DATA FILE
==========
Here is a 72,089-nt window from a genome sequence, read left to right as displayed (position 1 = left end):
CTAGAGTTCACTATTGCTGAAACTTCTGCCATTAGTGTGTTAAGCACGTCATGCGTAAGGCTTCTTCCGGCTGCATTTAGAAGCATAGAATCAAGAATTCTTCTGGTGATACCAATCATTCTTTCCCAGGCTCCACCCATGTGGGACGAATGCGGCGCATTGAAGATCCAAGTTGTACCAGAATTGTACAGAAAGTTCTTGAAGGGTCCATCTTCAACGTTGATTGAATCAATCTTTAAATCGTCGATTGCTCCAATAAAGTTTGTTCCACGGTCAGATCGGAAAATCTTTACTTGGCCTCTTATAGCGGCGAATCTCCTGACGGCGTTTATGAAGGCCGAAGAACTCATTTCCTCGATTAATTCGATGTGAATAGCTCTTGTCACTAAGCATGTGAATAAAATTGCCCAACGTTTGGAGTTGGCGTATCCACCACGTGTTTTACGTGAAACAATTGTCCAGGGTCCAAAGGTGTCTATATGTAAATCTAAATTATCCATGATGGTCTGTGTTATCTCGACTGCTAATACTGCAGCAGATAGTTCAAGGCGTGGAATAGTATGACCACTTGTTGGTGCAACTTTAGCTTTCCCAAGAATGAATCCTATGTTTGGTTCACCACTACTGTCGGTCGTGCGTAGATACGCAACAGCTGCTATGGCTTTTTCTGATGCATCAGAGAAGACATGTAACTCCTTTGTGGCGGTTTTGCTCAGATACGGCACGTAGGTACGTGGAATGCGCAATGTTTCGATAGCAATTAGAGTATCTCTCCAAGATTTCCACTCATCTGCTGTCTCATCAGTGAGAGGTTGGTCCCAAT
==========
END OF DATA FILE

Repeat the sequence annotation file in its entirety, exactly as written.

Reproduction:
Here is a 72,089-nt window from a genome sequence, read left to right as displayed (position 1 = left end):
CTAGAGTTCACTATTGCTGAAACTTCTGCCATTAGTGTGTTAAGCACGTCATGCGTAAGGCTTCTTCCGGCTGCATTTAGAAGCATAGAATCAAGAATTCTTCTGGTGATACCAATCATTCTTTCCCAGGCTCCACCCATGTGGGACGAATGCGGCGCATTGAAGATCCAAGTTGTACCAGAATTGTACAGAAAGTTCTTGAAGGGTCCATCTTCAACGTTGATTGAATCAATCTTTAAATCGTCGATTGCTCCAATAAAGTTTGTTCCACGGTCAGATCGGAAAATCTTTACTTGGCCTCTTATAGCGGCGAATCTCCTGACGGCGTTTATGAAGGCCGAAGAACTCATTTCCTCGATTAATTCGATGTGAATAGCTCTTGTCACTAAGCATGTGAATAAAATTGCCCAACGTTTGGAGTTGGCGTATCCACCACGTGTTTTACGTGAAACAATTGTCCAGGGTCCAAAGGTGTCTATATGTAAATCTAAATTATCCATGATGGTCTGTGTTATCTCGACTGCTAATACTGCAGCAGATAGTTCAAGGCGTGGAATAGTATGACCACTTGTTGGTGCAACTTTAGCTTTCCCAAGAATGAATCCTATGTTTGGTTCACCACTACTGTCGGTCGTGCGTAGATACGCAACAGCTGCTATGGCTTTTTCTGATGCATCAGAGAAGACATGTAACTCCTTTGTGGCGGTTTTGCTCAGATACGGCACGTAGGTACGTGGAATGCGCAATGTTTCGATAGCAATTAGAGTATCTCTCCAAGATTTCCACTCATCTGCTGTCTCATCAGTGAGAGGTTGGTCCCAAT